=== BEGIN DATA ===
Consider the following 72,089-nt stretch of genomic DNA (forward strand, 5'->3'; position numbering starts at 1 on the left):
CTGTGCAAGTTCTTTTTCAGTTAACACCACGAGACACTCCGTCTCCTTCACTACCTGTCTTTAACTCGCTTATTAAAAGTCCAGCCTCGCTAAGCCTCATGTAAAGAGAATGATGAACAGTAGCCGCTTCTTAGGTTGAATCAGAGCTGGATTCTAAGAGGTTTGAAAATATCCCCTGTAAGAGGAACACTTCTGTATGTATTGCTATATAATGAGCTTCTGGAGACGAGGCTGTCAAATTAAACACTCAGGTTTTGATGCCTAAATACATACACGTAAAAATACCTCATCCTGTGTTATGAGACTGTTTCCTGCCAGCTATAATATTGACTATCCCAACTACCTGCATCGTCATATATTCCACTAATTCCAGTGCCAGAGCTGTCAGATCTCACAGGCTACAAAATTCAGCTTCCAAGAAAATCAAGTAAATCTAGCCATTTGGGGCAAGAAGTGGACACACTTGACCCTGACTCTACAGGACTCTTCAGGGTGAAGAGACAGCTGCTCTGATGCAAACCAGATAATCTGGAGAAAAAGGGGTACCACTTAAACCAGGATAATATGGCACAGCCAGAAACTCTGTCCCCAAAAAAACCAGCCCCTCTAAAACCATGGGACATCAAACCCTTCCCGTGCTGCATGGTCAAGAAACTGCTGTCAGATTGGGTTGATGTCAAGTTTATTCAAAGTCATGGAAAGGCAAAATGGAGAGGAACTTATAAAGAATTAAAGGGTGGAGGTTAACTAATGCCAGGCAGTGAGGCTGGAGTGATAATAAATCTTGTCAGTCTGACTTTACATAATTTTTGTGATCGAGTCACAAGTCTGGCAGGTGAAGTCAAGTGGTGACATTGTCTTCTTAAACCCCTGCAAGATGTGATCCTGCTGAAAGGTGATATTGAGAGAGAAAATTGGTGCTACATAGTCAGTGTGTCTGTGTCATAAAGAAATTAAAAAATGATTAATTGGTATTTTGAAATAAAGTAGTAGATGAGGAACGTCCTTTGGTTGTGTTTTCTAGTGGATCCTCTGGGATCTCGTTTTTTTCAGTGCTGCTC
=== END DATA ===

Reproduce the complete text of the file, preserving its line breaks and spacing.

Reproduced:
Consider the following 72,089-nt stretch of genomic DNA (forward strand, 5'->3'; position numbering starts at 1 on the left):
CTGTGCAAGTTCTTTTTCAGTTAACACCACGAGACACTCCGTCTCCTTCACTACCTGTCTTTAACTCGCTTATTAAAAGTCCAGCCTCGCTAAGCCTCATGTAAAGAGAATGATGAACAGTAGCCGCTTCTTAGGTTGAATCAGAGCTGGATTCTAAGAGGTTTGAAAATATCCCCTGTAAGAGGAACACTTCTGTATGTATTGCTATATAATGAGCTTCTGGAGACGAGGCTGTCAAATTAAACACTCAGGTTTTGATGCCTAAATACATACACGTAAAAATACCTCATCCTGTGTTATGAGACTGTTTCCTGCCAGCTATAATATTGACTATCCCAACTACCTGCATCGTCATATATTCCACTAATTCCAGTGCCAGAGCTGTCAGATCTCACAGGCTACAAAATTCAGCTTCCAAGAAAATCAAGTAAATCTAGCCATTTGGGGCAAGAAGTGGACACACTTGACCCTGACTCTACAGGACTCTTCAGGGTGAAGAGACAGCTGCTCTGATGCAAACCAGATAATCTGGAGAAAAAGGGGTACCACTTAAACCAGGATAATATGGCACAGCCAGAAACTCTGTCCCCAAAAAAACCAGCCCCTCTAAAACCATGGGACATCAAACCCTTCCCGTGCTGCATGGTCAAGAAACTGCTGTCAGATTGGGTTGATGTCAAGTTTATTCAAAGTCATGGAAAGGCAAAATGGAGAGGAACTTATAAAGAATTAAAGGGTGGAGGTTAACTAATGCCAGGCAGTGAGGCTGGAGTGATAATAAATCTTGTCAGTCTGACTTTACATAATTTTTGTGATCGAGTCACAAGTCTGGCAGGTGAAGTCAAGTGGTGACATTGTCTTCTTAAACCCCTGCAAGATGTGATCCTGCTGAAAGGTGATATTGAGAGAGAAAATTGGTGCTACATAGTCAGTGTGTCTGTGTCATAAAGAAATTAAAAAATGATTAATTGGTATTTTGAAATAAAGTAGTAGATGAGGAACGTCCTTTGGTTGTGTTTTCTAGTGGATCCTCTGGGATCTCGTTTTTTTCAGTGCTGCTC